Carp generally spawn in April through August depending upon the climate.
They have a highly effective reproductive system. A 4kg fish could produce
up to 1 million eggs, 90% of these are fertilised and more than 80% hatch.
The sticky eggs are deposited over submerged objects. No parental care is
given to eggs or young. By the time the fish reaches 1/3 of an inch in
length, it begins to actively feed.
Timing of Reproduction
The development of carp eggs
and sperm are directly affected by water temperature, the availability of
food, the amount of dissolved oxygen in the water, and the increasing length
of daylight. The eggs ripen when the female carp’s pituitary gland
stimulates the release of gonadotropin hormones.
In temperate zones, carp
become sexually mature in two years and spawn in the
spring. In tropical
regions, they may spawn more than once. Carp spawn usually one time, but the
population may spawn over the entire season. If food is scarce, fish will
progressively spawn a few eggs at a time.
Sexually mature carp have different features. In females, the ovaries are
large and plump out the stomach. The males testes are smaller, allowing the
males to retain a sleek torpedo-like shape. When males are ready for
spawning, they develop breeding nodules on the head and pectoral fins,
principally along the bones of the fin rays. These appear as fine whitish
raised spots. The nodules appear in abundance on the pectoral fins in
regular rows and are rough to the touch. During breeding, the male nudges
the female with his head and fins to encourage spawning
Where do Carp Spawn?
Carp spawn in the
early summer in weedy, grassy, shallow areas of lakes and watercourses,
usually about 2-3 feet deep. They prefer to spawn when the level of water is
rising. Flood conditions usually trigger furious activity as carp wallow and
splash, making a noise that can be heard for some distance. All this
splashing and physical activity is designed to spread the adhesive eggs.
What do Spawning Carp Eat?
Spawning carp are usually not
interested in eating, but post spawn carp are. Pre- and post- spawning carp
can be found in the rolling waters where the
spawning happens. Anglers
should look for post-spawn carp for the best fishing during this period of
the carp’s life.
Do They Eat Their Own Eggs?
Many carp populations appear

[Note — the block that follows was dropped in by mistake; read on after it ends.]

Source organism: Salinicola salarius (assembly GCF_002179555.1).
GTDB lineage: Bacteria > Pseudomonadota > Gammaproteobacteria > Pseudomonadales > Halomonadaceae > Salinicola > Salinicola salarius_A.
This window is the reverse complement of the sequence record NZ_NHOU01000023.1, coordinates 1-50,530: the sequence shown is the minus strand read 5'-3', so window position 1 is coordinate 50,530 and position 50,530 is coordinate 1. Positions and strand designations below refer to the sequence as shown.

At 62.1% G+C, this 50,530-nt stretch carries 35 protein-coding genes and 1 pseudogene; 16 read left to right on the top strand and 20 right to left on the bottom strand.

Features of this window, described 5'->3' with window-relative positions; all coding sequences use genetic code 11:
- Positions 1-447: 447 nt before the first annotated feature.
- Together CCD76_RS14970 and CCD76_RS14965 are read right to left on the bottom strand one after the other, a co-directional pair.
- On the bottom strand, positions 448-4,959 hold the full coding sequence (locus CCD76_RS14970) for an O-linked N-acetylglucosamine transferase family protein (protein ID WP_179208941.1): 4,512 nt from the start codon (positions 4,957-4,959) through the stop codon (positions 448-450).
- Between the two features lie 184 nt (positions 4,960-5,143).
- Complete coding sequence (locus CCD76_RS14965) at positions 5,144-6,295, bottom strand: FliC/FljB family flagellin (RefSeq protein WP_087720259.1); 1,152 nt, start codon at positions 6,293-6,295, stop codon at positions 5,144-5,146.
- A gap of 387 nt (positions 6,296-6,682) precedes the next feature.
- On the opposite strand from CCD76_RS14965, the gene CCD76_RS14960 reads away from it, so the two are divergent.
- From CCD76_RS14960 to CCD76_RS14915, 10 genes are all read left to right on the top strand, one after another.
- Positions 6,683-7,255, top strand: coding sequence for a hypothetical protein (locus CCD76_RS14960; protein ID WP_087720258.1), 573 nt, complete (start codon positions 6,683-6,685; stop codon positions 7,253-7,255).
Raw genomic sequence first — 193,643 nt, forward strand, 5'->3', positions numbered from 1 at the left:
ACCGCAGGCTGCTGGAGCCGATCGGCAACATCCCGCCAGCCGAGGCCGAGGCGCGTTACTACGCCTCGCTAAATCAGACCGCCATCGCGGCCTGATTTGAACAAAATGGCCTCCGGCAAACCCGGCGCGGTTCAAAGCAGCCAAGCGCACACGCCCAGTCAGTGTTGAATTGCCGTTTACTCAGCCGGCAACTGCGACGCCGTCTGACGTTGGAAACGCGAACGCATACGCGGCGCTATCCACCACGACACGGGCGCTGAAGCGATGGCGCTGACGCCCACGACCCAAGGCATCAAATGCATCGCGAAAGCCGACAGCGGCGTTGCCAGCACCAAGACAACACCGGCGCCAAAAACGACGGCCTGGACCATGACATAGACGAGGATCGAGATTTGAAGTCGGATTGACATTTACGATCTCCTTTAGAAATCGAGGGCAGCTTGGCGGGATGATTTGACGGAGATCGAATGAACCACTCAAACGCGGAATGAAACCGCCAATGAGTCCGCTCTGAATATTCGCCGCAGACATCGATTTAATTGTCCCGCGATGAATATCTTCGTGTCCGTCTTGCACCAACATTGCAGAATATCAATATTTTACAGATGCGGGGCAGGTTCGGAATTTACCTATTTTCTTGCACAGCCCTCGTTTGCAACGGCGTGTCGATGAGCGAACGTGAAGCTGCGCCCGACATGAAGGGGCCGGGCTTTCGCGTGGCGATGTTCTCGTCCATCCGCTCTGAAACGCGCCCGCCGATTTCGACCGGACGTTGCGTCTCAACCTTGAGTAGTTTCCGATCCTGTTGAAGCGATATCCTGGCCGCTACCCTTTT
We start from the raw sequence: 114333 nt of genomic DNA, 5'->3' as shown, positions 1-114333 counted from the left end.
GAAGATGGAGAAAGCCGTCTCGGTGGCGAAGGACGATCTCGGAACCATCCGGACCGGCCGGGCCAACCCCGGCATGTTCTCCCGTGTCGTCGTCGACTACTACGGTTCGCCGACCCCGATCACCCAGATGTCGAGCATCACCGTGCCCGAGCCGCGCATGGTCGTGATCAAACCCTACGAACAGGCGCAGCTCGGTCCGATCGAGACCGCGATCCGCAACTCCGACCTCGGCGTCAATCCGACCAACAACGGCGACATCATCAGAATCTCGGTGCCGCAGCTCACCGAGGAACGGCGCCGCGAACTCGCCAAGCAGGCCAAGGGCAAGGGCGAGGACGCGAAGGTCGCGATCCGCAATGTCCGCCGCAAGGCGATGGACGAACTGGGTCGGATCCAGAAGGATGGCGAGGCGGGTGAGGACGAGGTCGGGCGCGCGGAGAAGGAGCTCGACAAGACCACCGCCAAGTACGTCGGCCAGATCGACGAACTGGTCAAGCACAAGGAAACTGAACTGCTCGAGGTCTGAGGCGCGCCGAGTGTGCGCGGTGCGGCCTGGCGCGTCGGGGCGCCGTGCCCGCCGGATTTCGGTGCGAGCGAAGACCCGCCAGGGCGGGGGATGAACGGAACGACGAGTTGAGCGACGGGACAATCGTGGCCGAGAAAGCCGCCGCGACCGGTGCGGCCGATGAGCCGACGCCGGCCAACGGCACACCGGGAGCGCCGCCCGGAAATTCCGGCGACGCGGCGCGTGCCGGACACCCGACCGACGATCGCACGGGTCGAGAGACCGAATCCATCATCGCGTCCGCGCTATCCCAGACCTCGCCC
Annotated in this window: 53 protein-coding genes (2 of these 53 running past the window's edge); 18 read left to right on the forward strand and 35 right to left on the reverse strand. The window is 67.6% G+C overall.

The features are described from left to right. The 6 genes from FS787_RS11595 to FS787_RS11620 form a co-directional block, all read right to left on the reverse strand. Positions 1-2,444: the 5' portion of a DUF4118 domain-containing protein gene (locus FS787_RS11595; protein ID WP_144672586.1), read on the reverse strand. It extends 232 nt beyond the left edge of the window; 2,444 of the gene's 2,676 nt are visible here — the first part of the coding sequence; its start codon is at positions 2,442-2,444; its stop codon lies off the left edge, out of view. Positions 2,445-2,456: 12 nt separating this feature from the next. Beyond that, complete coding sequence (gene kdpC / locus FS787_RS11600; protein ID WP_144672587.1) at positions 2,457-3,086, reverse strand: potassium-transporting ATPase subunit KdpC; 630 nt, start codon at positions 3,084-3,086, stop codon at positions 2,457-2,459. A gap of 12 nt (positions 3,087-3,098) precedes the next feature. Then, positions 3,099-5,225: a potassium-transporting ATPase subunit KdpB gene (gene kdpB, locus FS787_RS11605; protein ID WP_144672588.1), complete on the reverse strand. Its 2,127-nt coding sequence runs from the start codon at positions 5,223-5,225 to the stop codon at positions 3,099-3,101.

to be self-regulating. Adult fish in dense, highly competitive populations
eat their own eggs and larvae. When adult numbers decline, the survival of
young carp is greatly enhanced and a strong new generation emerges.
How do Carp Spawn?
Male and female carp spawn by
swimming side by side. A female Carp has up to seven males fertilising her
eggs at any one time, although three to four males is average and spawning
may occur over several days.
The female carp releases her
eggs into the water. The amount depends on the age, size, health and the
number of times a carp has produced eggs. Carp sperm has a high motility
which lasts for 30-60 seconds. Usually, one sperm enters the micropyle,
fertilizing the egg. The micropyle closes, the egg absorbs water and
enlarges, and then the egg becomes sticky.
Beneficial Physiological Changes.
The amber, orange or yellow
eggs hatch in three to eight days, depending on water temperature. They have
a yolk surrounded by a two-layer membrane. The eggs float in the current
without the protection of the adults for 24 to 30 hours before they hatch.
The small, sticky eggs are deposited randomly, dispersed widely in the
shallows and they become attached to submerged weeds, grasses or other
substrate. For the first 2 to 4 days, fry ingest the yolk sac, which has all
the necessary nutrients for survival. By the time they have reached a length
of 8mm, they will have completely absorbed it. Before the yolk sac is used
up, the carp inflate their swim bladders with air, increasing their ability
to move around. The fry then feed on microplankton and water fleas. If
hatching comes too close to winter, the young carp fry do not have enough
time to build up reserves of fat before winter sets in, and they die.
The young fry tend to remain
in shallow water with dense plant growth to protect them from predators and
being swept away by the current. During this time, they learn how to
coordinate their movements and flee quickly from danger. When they grow
larger, they leave the shallows and head to deeper waters to form schools.
Growth is fastest in warm water that is rich in food. Carp can reach 0.9kg
(2lb) and approx 15cm in length in a year. They continue to grow at that
Anonymous. No date given. Aquaculture Curriculum
[Accessed March 22 2007].
Australian Society of Limnology. June 2000. ASL Newsletter. Volume 38.
[Accessed March 25 2007].
Carp Anglers Group. 2007 The Spawn: How Long Does It Last?
[Accessed March 25 2007].
Chumchal, Mathew. 2002. Cyprinus carpio. Animal Diversity Web.
[Accessed March 27, 2007].
Dawson, Peter. 1998. Carp-l FAQ - Carp.
http://www.carp.net/faq/cfaq_2.htm#c2_1 [Accessed March 25
Smith, Benjamin. 2004. Carp (Cyprinus carpio L.)
Spawning Dynamics and Early Growth in the
lower River Murray, South
Australia. Doctoral Thesis. University of Adelaide.
www.sardi.sa.gov.au/ [Accessed March 28 2007].
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